BY MICHAEL KELLY
NISKAYUNA — A couple of years ago at this time, Lucas Quinn was starting to finalize his college decision. For a few months, he had been trying to decide between some of the nation’s best schools for men’s lacrosse. Eventually, he picked Syracuse University.
Quinn is now a couple months from starting his junior season of lacrosse — that is, at Niskayuna High School.
He committed to play for the Orange as a high school freshman, several weeks before he ever played a varsity game for the Silver Warriors.
“I was 15 at that time,” said Quinn, now 17.
In recent years, college lacrosse programs have been receiving verbal commitments from athletes at younger and younger ages. While Quinn, who helped Niskayuna win its first state championship last year as a midfielder, is considered one of the nation’s top prep players for his grade, his status as a highly sought-after lacrosse recruit who had not finished a single year of high school was more commonplace than one might expect.
In fact, just earlier this month, Florida eighth-grader Caitlyn Wurzburger became one of the youngest recorded players — male or female — to make a commitment, also offering a verbal to Syracuse.
That news came on the heels of reports in December that the Intercollegiate Men’s Lacrosse Coaches Association began the process of attempting to change NCAA rules so that zero contact could be made between coaches and recruits until Sept. 1 of an athlete’s junior year of high school. The Intercollegiate Women’s Lacrosse Coaches Association took similar steps in September.
Currently, coaches cannot initiate direct contact with prospective athletes until Sept 1. of his or her junior year, but loopholes — such as communication allowed through third parties, or athletes allowed to initiate contact — exist in the system.
Scott Marr, the University at Albany’s veteran men’s lacrosse coach, was at the IMLCA’s December meeting in January and said he was pleased to see the members of his profession starting to take steps to correct what had become a “disturbing” trend of college lacrosse recruits growing younger.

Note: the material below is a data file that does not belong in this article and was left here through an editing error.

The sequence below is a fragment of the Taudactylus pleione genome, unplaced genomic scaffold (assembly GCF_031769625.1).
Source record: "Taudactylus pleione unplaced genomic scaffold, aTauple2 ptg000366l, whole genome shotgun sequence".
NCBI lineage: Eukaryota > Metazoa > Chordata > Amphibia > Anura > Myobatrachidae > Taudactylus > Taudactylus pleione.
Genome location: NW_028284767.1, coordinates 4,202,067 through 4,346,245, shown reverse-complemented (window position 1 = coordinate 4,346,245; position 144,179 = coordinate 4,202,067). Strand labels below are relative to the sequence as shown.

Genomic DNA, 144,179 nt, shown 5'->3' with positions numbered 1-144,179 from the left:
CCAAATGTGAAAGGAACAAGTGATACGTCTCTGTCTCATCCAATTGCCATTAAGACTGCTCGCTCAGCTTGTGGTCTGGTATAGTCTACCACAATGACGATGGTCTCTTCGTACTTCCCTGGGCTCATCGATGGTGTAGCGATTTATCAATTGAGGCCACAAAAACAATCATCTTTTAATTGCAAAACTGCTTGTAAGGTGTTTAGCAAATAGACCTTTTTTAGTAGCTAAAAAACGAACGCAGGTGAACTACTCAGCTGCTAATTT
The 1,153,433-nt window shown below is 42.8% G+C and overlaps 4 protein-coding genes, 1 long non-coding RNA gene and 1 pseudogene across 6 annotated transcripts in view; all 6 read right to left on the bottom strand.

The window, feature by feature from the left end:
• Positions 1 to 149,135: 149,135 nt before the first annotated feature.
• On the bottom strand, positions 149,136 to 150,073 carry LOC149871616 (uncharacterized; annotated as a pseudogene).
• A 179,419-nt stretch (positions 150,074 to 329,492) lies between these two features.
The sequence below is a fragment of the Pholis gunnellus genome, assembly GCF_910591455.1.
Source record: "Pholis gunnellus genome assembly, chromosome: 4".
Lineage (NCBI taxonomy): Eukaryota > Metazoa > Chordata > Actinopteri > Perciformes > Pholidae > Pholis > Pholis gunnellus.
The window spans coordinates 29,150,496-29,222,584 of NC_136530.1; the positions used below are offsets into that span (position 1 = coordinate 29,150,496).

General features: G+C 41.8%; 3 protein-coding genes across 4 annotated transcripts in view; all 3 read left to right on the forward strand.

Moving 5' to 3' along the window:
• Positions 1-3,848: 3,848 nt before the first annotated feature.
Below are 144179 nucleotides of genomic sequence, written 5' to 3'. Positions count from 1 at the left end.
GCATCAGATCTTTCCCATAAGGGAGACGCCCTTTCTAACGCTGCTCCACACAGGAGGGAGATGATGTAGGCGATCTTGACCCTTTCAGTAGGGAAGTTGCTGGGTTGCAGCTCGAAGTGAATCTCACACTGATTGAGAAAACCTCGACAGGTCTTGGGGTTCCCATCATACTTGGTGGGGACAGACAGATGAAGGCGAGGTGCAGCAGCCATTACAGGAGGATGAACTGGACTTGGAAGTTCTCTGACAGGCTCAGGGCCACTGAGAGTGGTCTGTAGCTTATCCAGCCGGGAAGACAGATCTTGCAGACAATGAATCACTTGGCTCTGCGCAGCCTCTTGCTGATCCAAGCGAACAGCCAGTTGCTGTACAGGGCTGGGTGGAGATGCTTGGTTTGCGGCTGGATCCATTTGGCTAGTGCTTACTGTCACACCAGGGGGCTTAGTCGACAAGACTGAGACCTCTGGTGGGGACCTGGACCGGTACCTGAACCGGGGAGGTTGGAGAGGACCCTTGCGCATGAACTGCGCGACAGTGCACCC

“We were going down the wrong road here,” said Marr, who lives in Clifton Park. “And, if we continued going down it, it was going to get uglier.”
Marr has experience with college lacrosse recruiting from a variety of perspectives. He played college lacrosse at Johns Hopkins University; he’s coached college lacrosse since 1992, and started coaching at UAlbany in 2001; and two of his children have gone through the recruiting process — son Kyle now a freshman at Johns Hopkins University and daughter Jordyn is heading to UAlbany after finishing her senior year at Shenendehowa.
Marr’s experiences have crafted his recruiting philosophy. While his program has received commitments from some players on the younger side of the spectrum — “Some kids really do know [where they want to go], and that’s OK,” he said — he generally has not started to seek kids until they are in their sophomore or junior years. Most of his players, he said, have committed to UAlbany during their junior and senior years of high school.
That timeline, he said, is what makes the most sense to him.
“It’s more of an honest and true process that way,” Marr said.
But the coach also acknowledged that recruits can feel pressure to make a decision as fast as possible to guarantee a spot at a school he or she likes. Quinn — who Marr listed as an example of a kid who was clearly talented enough to warrant early attention — said he did feel some internal pressure to make a quick decision.
“Like, I remember when I first looked at North Carolina, they already had five, six guys committed,” Quinn said. “That kind of worried me.”
The Niskayuna junior said he is still thrilled with the decision he made to commit to Syracuse, but voiced support for the proposed changes to restrict recruitment of younger players. Marr said he’s not sure which year the changes will take hold, but expressed confidence the NCAA would act in the near future.
“I think with us and the women’s coaches being united on this, it’s something that should pass,” he said. “I don’t see why anyone would say this [change] is a bad thing.”